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 Joseph Hubley Ashton

Joseph Hubley Ashton

Birth
Philadelphia, Philadelphia County, Pennsylvania, USA
Death 14 Mar 1907 (aged 71)
Washington, District of Columbia, District Of Columbia, USA
Burial Washington, District of Columbia, District Of Columbia, USA
Plot Chapel Valley, Lot 765.
Memorial ID 46079422 · View Source
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The Washington Post March 17, 1907
Funeral of J. Hubley Ashton
Justices of United States Supreme Court Honorary Pallbearers
With simple services the late J. Hubley Ashton, formerly Assistant Attorney General of the United States who died Thursday evening was buried in Oak Hill Cemetery yesterday afternoon. Rev. Dr. Roland Cotton Smith of St. John's Episcopal Church conducted the services at the residence, 1780 Massachusetts Avenue at 2:30 o'clock.

The honorary pallbearers were Chief Justice Fuller, Justice Brewer and Justice White of the United States Supreme Court;
Justice Hagner of the District Supreme Court; Nathaniel Wilson, General M.V. Woodhull, John Seldon and E.L. White.

From contributor, Sharon Davis:
Colonial Families of Philadelphia, Volume 2
Joseph Hubley Ashton, son of Daniel R. and Elizabeth J. (Marsh) Ashton, born March 11, 1836, died March 7, 1907, was graduated from the Department of Arts, University of Pennsylvania in 1854 and at once entered upon the study of law. At an early age he removed from Philadelphia, (where he had first filled the position of Assistant United States Attorney for the Eastern District of Pennsylvania) to Washington, D.C. and when still under the age of thirty years was appointed Assistant Attorney General of the United States. His exclusive duty in that office was to represent the government in all cases involving the award of prizes for the capture of ships, engaged in running the blockade and all sea going craft, employed in carrying contraband goods during the Civil War. In several years service of this kind Mr. Ashton devoted himself with intense professional zeal to the mastery of international law, becoming well equipped for the important positions he was later called upon to fill. In 1869 soon after Hon. Hamilton Fish became Secretary of State in the Cabinet of President Grant, there had sprung up between Secretary Fish and Mr. Ashton, a close personal, professional and official intimacy, which continued during the whole of Secretary Fish's incumbency of the State Department and personally until his death. When the Mexican Claims Commission was organized in 1869, Mr. Ashton was named by Secretary Fish as counsel for the United States to appear before this commission. In the importance of the questions raised before this tribunal and in the magnitude of the money involved, aggregating $350,000,000, this commission was then without precedent nor has any subsequent tribunal equaled it in respect to the amount of money involved. The Commission was in session for ten years and two thousand claims were submitted to it and adjudicated. One claim entered by the Mexican Government against the United States, on account of Indian depredations, amounted to $50,000,000. Mexico was represented by the eminent jurist Caleb Gushing, who advised them that the claim was a good one and would be allowed. By patient and painstaking work on the part of J. Hubley Ashton, documents were discovered disproving the validity of the claim and it was disallowed, thus saving the United States $50,000,000.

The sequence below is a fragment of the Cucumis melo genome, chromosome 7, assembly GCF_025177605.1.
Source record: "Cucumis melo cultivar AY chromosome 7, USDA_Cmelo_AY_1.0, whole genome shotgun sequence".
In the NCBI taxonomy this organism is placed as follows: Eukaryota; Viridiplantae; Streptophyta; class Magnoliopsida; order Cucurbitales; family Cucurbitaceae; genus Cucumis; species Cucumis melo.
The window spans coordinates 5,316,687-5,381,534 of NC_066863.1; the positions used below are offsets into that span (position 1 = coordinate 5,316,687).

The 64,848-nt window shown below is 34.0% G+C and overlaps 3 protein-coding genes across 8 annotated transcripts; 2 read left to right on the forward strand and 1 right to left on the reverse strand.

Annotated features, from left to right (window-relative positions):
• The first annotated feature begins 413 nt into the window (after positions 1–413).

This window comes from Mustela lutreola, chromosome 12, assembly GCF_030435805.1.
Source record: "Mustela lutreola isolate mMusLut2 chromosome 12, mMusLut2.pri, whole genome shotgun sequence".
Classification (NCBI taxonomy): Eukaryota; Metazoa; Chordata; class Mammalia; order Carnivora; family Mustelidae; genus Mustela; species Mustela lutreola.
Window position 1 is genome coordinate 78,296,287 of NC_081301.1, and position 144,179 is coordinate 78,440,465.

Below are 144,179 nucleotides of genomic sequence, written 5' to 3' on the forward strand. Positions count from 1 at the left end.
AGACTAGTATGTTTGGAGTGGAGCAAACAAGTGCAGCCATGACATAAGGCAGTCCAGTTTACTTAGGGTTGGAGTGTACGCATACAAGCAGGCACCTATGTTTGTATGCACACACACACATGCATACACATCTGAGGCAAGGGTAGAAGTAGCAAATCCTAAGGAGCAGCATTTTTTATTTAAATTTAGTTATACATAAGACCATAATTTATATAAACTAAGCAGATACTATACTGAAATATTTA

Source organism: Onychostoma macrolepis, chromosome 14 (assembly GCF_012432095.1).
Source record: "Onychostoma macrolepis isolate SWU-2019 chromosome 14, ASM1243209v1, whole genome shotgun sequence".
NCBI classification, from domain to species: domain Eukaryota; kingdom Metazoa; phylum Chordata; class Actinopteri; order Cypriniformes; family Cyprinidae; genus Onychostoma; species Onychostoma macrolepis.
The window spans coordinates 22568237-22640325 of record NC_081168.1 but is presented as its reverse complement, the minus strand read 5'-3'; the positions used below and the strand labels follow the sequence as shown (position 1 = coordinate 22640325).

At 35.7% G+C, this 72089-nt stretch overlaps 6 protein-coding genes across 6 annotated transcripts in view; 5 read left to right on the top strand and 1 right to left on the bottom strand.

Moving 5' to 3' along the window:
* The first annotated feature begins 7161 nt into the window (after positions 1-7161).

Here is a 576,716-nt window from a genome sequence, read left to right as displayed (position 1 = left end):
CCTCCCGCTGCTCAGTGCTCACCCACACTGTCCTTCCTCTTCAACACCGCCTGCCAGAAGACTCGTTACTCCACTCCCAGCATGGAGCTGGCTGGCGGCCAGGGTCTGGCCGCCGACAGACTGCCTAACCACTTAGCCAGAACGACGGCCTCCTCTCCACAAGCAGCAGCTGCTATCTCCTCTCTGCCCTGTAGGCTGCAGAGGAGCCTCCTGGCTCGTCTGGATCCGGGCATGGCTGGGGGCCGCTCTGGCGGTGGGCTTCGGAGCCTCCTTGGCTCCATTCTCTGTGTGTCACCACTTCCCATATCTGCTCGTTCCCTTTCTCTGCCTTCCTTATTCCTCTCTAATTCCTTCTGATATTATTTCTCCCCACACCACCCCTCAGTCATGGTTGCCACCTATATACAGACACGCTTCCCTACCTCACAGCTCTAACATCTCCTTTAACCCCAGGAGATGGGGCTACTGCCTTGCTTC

The great argument upon the subject of contract claims, involving the jurisdiction of international commissions over contracts, practically established the attitude of that commission and all subsequent ones, including that of the more recent Venezuelan Commission, before which Mr. Ashton again represented the United States. Mr. Ashton's masterly distinction between citizenship and nationality, set forth in one of his arguments before an international tribunal, has at last been practically accepted by civilized nations as a fundamental principle, always to be recognized. He demonstrated that nationality is a question of international law, and established the definition of citizenship as involving purely a question of municipal law. These two now well established principles were finally and adequately set forth in arguments made while representing the United States as counsel. Mr. Ashton was also distinguished before the Supreme Court and among the great lawyers for his marvelously accurate historic memory. He never erred in a statement of historic fact. He needed to give no reference when alluding to these facts. His statements were invariably accepted by the Court. He had no remarkable elocutionary or rhetorical powers, as these terms are commonly understood, but he possessed to a remarkable degree the talent for absolutely lucid statements of fact and law, and their application to the case in hand. He was one of those lawyers, who, when pleading before the United States Supreme Court at Washington, was sure to command the never wandering attention of every justice of that bench. The degree of LL.D. was conferred upon him by Georgetown College, Washington, D.C. in 1872.

Joseph Hubley Ashton died March 7, 1907. He married Hannah, daughter of William and Harriet Wakeman, who was born December 2, 1843 and died August 17, 1906. They had one daughter, Elizabeth.


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  • Created by: SLGMSD
  • Added: 28 Dec 2009
  • Find A Grave Memorial 46079422
  • Find A Grave, database and images (https://www.findagrave.com : accessed ), memorial page for Joseph Hubley Ashton (11 Mar 1836–14 Mar 1907), Find A Grave Memorial no. 46079422, citing Oak Hill Cemetery, Washington, District of Columbia, District Of Columbia, USA ; Maintained by SLGMSD (contributor 46825959) .